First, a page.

The project came about when the Musto Building built in 1907 at Thompson’s Cove — where the city was first settled — undertook a mandatory retrofitting to be more resilient to earthquakes, triggering a California compliance law requiring archaeological work in conjunction with construction at the site. Today, the building is home to a private social club.
Kale Bruner, who earned her doctorate in anthropology at KU, worked on the Thompson’s Cove site as construction took place. Today, Bruner serves as a research associate at the Museum of the Aleutians.
“Compliance work is challenging in a lot of ways because you don’t really get a lot of control over the excavations, and this case was kind of an extreme example of that — the fieldwork conditions were overwhelming — and I was the only archaeologist on site,” Bruner said. “They were fortunately only excavating dirt in one location at a time, so I only had one piece of machinery to be watching, but we were hitting archaeologically significant material constantly. It was two years essentially of monitoring that kind of activity and documenting as rapidly as possible everything that was being uncovered.”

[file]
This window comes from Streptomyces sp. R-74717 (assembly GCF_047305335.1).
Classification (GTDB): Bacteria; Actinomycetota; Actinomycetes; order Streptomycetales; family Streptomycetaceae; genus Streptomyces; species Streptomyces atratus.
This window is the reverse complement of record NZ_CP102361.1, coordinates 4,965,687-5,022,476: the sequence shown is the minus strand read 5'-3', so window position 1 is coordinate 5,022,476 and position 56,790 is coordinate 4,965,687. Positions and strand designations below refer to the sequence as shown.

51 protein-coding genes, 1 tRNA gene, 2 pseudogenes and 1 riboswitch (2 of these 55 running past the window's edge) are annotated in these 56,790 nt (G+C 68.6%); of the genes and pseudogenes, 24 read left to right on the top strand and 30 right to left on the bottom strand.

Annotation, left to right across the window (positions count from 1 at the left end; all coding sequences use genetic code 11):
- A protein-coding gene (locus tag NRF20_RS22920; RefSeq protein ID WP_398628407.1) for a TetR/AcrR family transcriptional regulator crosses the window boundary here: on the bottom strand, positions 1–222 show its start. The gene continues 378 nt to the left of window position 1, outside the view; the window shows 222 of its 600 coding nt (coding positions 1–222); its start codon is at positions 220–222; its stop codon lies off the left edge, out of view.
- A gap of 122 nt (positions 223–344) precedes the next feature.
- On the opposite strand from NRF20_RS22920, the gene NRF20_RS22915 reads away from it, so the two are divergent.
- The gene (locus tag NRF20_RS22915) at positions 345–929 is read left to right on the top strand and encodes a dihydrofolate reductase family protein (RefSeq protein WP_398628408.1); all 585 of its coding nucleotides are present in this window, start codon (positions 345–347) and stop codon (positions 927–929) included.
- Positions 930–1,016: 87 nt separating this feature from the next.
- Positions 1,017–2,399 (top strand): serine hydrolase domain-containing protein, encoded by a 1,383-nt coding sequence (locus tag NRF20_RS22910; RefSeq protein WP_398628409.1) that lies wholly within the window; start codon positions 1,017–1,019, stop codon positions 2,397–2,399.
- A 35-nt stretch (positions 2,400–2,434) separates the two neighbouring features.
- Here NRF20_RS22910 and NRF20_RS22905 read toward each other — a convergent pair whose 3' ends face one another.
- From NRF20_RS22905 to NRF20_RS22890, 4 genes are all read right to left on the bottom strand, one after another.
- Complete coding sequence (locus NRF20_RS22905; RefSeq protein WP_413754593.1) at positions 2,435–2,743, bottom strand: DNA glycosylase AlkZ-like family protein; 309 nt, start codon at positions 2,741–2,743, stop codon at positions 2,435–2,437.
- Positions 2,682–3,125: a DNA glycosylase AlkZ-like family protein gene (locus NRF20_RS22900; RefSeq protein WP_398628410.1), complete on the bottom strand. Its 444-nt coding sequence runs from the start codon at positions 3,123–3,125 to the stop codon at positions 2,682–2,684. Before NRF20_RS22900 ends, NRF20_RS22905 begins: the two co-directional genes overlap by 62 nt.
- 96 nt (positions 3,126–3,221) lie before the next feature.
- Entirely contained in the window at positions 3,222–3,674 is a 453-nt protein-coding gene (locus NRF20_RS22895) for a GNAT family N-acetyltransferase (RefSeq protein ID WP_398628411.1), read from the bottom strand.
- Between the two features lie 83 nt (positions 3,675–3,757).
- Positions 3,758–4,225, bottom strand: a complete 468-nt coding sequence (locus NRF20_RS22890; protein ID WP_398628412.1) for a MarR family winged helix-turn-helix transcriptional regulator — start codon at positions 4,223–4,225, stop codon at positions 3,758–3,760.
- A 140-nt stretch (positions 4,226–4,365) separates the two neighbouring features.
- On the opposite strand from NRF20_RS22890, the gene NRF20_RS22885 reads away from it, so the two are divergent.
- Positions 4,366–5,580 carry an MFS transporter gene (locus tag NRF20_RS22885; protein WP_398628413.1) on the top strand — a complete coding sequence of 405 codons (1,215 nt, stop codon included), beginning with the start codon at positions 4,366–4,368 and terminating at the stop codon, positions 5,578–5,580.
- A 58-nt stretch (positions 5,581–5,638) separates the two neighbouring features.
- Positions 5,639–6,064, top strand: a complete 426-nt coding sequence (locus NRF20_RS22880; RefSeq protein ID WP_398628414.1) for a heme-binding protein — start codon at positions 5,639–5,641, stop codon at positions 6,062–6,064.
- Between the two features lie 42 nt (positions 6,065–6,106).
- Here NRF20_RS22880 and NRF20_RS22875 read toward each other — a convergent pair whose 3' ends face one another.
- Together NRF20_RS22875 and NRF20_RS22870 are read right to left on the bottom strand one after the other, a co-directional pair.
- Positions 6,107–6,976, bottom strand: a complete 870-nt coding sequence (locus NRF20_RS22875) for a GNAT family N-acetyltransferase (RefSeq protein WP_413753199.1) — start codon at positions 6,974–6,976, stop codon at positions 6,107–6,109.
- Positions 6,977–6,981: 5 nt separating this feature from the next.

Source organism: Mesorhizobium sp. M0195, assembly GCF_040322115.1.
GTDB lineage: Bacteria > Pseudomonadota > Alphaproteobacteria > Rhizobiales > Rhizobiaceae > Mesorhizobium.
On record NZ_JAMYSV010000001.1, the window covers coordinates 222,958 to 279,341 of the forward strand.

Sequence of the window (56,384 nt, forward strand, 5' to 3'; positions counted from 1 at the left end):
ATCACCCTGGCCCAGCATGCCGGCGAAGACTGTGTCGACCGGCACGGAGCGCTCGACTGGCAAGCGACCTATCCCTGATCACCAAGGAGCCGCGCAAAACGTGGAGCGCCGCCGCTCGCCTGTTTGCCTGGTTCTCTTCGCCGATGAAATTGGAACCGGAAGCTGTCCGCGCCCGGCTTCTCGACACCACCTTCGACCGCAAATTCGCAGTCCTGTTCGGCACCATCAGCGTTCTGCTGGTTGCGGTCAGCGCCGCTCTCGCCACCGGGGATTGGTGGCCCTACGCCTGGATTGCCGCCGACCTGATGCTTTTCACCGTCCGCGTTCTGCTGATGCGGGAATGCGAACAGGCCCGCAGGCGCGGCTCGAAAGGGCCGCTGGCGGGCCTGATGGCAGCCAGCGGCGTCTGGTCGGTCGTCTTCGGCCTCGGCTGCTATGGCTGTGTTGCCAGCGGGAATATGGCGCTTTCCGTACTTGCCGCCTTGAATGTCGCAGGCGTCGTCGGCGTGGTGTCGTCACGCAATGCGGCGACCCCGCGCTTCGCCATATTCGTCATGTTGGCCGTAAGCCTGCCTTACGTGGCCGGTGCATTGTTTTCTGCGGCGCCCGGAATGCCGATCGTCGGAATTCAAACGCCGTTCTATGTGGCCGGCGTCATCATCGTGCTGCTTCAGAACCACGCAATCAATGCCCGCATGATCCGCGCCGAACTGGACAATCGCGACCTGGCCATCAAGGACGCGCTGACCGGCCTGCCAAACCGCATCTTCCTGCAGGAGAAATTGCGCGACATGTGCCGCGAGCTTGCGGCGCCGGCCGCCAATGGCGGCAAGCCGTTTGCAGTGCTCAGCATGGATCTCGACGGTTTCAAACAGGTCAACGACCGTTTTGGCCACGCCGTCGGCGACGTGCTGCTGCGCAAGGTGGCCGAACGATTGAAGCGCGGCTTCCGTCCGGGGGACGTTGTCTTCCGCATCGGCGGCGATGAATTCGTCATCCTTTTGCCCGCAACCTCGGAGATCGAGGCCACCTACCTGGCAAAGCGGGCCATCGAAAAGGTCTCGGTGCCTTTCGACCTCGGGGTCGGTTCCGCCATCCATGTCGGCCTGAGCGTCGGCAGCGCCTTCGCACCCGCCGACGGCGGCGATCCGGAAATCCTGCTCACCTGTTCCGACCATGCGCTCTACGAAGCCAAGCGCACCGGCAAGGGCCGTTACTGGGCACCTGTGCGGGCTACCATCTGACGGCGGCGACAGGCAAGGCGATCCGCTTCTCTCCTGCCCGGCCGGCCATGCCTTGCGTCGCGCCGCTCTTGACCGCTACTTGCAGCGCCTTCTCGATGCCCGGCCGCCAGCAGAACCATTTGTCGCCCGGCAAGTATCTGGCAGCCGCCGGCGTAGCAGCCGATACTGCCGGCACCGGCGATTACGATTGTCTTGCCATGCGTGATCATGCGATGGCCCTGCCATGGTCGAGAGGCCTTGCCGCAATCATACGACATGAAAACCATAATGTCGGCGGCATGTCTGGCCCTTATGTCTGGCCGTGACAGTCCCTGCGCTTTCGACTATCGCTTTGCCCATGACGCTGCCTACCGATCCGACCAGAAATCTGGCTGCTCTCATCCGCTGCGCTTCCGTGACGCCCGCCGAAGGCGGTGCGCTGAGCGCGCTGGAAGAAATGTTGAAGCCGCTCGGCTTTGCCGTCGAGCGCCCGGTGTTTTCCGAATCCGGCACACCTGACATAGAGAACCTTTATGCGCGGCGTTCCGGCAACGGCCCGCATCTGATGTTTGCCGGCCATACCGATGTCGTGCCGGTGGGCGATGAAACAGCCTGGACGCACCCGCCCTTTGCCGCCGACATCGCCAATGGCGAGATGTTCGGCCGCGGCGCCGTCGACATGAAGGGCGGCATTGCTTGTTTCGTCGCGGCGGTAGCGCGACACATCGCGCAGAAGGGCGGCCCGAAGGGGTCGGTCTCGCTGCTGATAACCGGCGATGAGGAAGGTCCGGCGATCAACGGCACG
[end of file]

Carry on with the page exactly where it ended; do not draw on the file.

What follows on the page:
Aside from evidence of Atlantic cod, the authors reported about 8,000 total specimens or fragments of animal bone, and a total number of artifacts collected that numbered nearly 70,000. The work will yield more academic papers on the historical significance of the site.
Lead author Cyler Conrad, adjunct assistant professor of anthropology at the University of New Mexico and archaeologist with Los Alamos National Laboratory, has published other findings from work at Thompson’s Cove, including evidence of a California hide and tallow trade, eating of wild game, hunting of ducks and geese, and even importation of Galapagos tortoise.
He described the Gold Rush era as exciting and chaotic, a time that in some ways mirrored the supply chain problems plaguing the world in the COVID-19 era.